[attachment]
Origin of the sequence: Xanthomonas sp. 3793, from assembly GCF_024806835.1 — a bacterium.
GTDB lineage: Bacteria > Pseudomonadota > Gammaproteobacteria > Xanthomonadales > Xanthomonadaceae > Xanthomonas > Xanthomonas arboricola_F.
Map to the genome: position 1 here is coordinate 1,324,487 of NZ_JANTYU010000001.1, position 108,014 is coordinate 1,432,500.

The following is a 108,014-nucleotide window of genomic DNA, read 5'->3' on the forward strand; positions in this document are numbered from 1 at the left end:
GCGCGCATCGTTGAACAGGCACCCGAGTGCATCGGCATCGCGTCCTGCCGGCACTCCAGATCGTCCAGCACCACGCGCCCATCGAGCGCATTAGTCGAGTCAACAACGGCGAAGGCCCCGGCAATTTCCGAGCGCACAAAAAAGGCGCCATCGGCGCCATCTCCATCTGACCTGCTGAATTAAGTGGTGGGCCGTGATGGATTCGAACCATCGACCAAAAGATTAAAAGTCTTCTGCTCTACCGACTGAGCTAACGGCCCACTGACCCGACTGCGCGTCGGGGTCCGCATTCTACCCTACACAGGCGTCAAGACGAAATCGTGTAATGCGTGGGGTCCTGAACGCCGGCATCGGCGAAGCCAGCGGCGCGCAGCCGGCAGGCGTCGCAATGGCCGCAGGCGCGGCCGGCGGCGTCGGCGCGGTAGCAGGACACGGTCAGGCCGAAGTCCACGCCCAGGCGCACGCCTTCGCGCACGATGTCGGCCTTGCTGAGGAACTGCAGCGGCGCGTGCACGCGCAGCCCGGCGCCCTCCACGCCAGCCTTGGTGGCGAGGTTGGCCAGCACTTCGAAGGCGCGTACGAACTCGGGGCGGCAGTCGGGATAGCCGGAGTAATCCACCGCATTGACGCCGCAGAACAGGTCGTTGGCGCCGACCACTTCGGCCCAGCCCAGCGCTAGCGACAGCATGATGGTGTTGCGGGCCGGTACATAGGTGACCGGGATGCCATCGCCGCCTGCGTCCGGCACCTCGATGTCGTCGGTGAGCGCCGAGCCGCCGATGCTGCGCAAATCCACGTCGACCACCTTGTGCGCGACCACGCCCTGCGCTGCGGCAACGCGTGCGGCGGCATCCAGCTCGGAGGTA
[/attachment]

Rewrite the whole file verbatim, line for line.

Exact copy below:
Origin of the sequence: Xanthomonas sp. 3793, from assembly GCF_024806835.1 — a bacterium.
GTDB lineage: Bacteria > Pseudomonadota > Gammaproteobacteria > Xanthomonadales > Xanthomonadaceae > Xanthomonas > Xanthomonas arboricola_F.
Map to the genome: position 1 here is coordinate 1,324,487 of NZ_JANTYU010000001.1, position 108,014 is coordinate 1,432,500.

The following is a 108,014-nucleotide window of genomic DNA, read 5'->3' on the forward strand; positions in this document are numbered from 1 at the left end:
GCGCGCATCGTTGAACAGGCACCCGAGTGCATCGGCATCGCGTCCTGCCGGCACTCCAGATCGTCCAGCACCACGCGCCCATCGAGCGCATTAGTCGAGTCAACAACGGCGAAGGCCCCGGCAATTTCCGAGCGCACAAAAAAGGCGCCATCGGCGCCATCTCCATCTGACCTGCTGAATTAAGTGGTGGGCCGTGATGGATTCGAACCATCGACCAAAAGATTAAAAGTCTTCTGCTCTACCGACTGAGCTAACGGCCCACTGACCCGACTGCGCGTCGGGGTCCGCATTCTACCCTACACAGGCGTCAAGACGAAATCGTGTAATGCGTGGGGTCCTGAACGCCGGCATCGGCGAAGCCAGCGGCGCGCAGCCGGCAGGCGTCGCAATGGCCGCAGGCGCGGCCGGCGGCGTCGGCGCGGTAGCAGGACACGGTCAGGCCGAAGTCCACGCCCAGGCGCACGCCTTCGCGCACGATGTCGGCCTTGCTGAGGAACTGCAGCGGCGCGTGCACGCGCAGCCCGGCGCCCTCCACGCCAGCCTTGGTGGCGAGGTTGGCCAGCACTTCGAAGGCGCGTACGAACTCGGGGCGGCAGTCGGGATAGCCGGAGTAATCCACCGCATTGACGCCGCAGAACAGGTCGTTGGCGCCGACCACTTCGGCCCAGCCCAGCGCTAGCGACAGCATGATGGTGTTGCGGGCCGGTACATAGGTGACCGGGATGCCATCGCCGCCTGCGTCCGGCACCTCGATGTCGTCGGTGAGCGCCGAGCCGCCGATGCTGCGCAAATCCACGTCGACCACCTTGTGCGCGACCACGCCCTGCGCTGCGGCAACGCGTGCGGCGGCATCCAGCTCGGAGGTA